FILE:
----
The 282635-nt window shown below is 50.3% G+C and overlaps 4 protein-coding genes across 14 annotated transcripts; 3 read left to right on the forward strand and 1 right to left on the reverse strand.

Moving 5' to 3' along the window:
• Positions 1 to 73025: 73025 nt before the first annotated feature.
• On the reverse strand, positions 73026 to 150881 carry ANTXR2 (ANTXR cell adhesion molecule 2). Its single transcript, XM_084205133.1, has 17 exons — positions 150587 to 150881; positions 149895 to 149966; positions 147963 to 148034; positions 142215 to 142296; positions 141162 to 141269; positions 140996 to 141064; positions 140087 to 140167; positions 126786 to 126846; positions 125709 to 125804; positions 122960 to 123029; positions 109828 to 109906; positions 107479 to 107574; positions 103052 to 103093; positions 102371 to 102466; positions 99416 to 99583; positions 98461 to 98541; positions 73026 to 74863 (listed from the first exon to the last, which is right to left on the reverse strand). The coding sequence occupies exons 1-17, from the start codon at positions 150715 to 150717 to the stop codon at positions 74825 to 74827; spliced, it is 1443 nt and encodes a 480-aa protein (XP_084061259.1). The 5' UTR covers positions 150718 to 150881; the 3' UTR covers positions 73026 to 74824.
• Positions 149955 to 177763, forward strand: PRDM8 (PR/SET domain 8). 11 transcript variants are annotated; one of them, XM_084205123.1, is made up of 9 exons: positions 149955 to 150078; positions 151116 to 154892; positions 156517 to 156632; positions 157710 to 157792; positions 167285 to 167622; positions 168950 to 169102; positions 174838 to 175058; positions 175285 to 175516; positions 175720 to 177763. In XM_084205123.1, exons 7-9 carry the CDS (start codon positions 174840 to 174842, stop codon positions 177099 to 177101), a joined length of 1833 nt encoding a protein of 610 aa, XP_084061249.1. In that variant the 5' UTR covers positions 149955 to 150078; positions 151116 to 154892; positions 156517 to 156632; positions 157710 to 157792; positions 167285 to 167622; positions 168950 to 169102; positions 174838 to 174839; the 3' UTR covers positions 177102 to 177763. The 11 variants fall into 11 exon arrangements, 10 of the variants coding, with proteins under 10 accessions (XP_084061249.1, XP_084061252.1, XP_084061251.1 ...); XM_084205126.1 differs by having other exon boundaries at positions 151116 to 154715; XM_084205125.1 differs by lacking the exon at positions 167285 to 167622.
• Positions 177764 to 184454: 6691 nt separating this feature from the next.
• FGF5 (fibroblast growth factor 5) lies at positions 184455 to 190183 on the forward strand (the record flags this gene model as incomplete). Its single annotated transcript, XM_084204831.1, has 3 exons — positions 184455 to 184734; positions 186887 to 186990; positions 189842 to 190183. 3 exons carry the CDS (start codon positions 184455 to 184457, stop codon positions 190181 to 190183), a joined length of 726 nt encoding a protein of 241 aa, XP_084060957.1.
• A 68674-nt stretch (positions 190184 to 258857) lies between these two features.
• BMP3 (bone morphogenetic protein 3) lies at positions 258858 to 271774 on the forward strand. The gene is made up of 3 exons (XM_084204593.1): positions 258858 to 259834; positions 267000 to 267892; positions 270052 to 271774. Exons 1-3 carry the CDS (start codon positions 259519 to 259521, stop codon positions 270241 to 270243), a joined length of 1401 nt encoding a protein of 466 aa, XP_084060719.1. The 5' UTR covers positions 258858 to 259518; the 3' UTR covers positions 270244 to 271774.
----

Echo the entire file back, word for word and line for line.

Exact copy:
The 282635-nt window shown below is 50.3% G+C and overlaps 4 protein-coding genes across 14 annotated transcripts; 3 read left to right on the forward strand and 1 right to left on the reverse strand.

Moving 5' to 3' along the window:
• Positions 1 to 73025: 73025 nt before the first annotated feature.
• On the reverse strand, positions 73026 to 150881 carry ANTXR2 (ANTXR cell adhesion molecule 2). Its single transcript, XM_084205133.1, has 17 exons — positions 150587 to 150881; positions 149895 to 149966; positions 147963 to 148034; positions 142215 to 142296; positions 141162 to 141269; positions 140996 to 141064; positions 140087 to 140167; positions 126786 to 126846; positions 125709 to 125804; positions 122960 to 123029; positions 109828 to 109906; positions 107479 to 107574; positions 103052 to 103093; positions 102371 to 102466; positions 99416 to 99583; positions 98461 to 98541; positions 73026 to 74863 (listed from the first exon to the last, which is right to left on the reverse strand). The coding sequence occupies exons 1-17, from the start codon at positions 150715 to 150717 to the stop codon at positions 74825 to 74827; spliced, it is 1443 nt and encodes a 480-aa protein (XP_084061259.1). The 5' UTR covers positions 150718 to 150881; the 3' UTR covers positions 73026 to 74824.
• Positions 149955 to 177763, forward strand: PRDM8 (PR/SET domain 8). 11 transcript variants are annotated; one of them, XM_084205123.1, is made up of 9 exons: positions 149955 to 150078; positions 151116 to 154892; positions 156517 to 156632; positions 157710 to 157792; positions 167285 to 167622; positions 168950 to 169102; positions 174838 to 175058; positions 175285 to 175516; positions 175720 to 177763. In XM_084205123.1, exons 7-9 carry the CDS (start codon positions 174840 to 174842, stop codon positions 177099 to 177101), a joined length of 1833 nt encoding a protein of 610 aa, XP_084061249.1. In that variant the 5' UTR covers positions 149955 to 150078; positions 151116 to 154892; positions 156517 to 156632; positions 157710 to 157792; positions 167285 to 167622; positions 168950 to 169102; positions 174838 to 174839; the 3' UTR covers positions 177102 to 177763. The 11 variants fall into 11 exon arrangements, 10 of the variants coding, with proteins under 10 accessions (XP_084061249.1, XP_084061252.1, XP_084061251.1 ...); XM_084205126.1 differs by having other exon boundaries at positions 151116 to 154715; XM_084205125.1 differs by lacking the exon at positions 167285 to 167622.
• Positions 177764 to 184454: 6691 nt separating this feature from the next.
• FGF5 (fibroblast growth factor 5) lies at positions 184455 to 190183 on the forward strand (the record flags this gene model as incomplete). Its single annotated transcript, XM_084204831.1, has 3 exons — positions 184455 to 184734; positions 186887 to 186990; positions 189842 to 190183. 3 exons carry the CDS (start codon positions 184455 to 184457, stop codon positions 190181 to 190183), a joined length of 726 nt encoding a protein of 241 aa, XP_084060957.1.
• A 68674-nt stretch (positions 190184 to 258857) lies between these two features.
• BMP3 (bone morphogenetic protein 3) lies at positions 258858 to 271774 on the forward strand. The gene is made up of 3 exons (XM_084204593.1): positions 258858 to 259834; positions 267000 to 267892; positions 270052 to 271774. Exons 1-3 carry the CDS (start codon positions 259519 to 259521, stop codon positions 270241 to 270243), a joined length of 1401 nt encoding a protein of 466 aa, XP_084060719.1. The 5' UTR covers positions 258858 to 259518; the 3' UTR covers positions 270244 to 271774.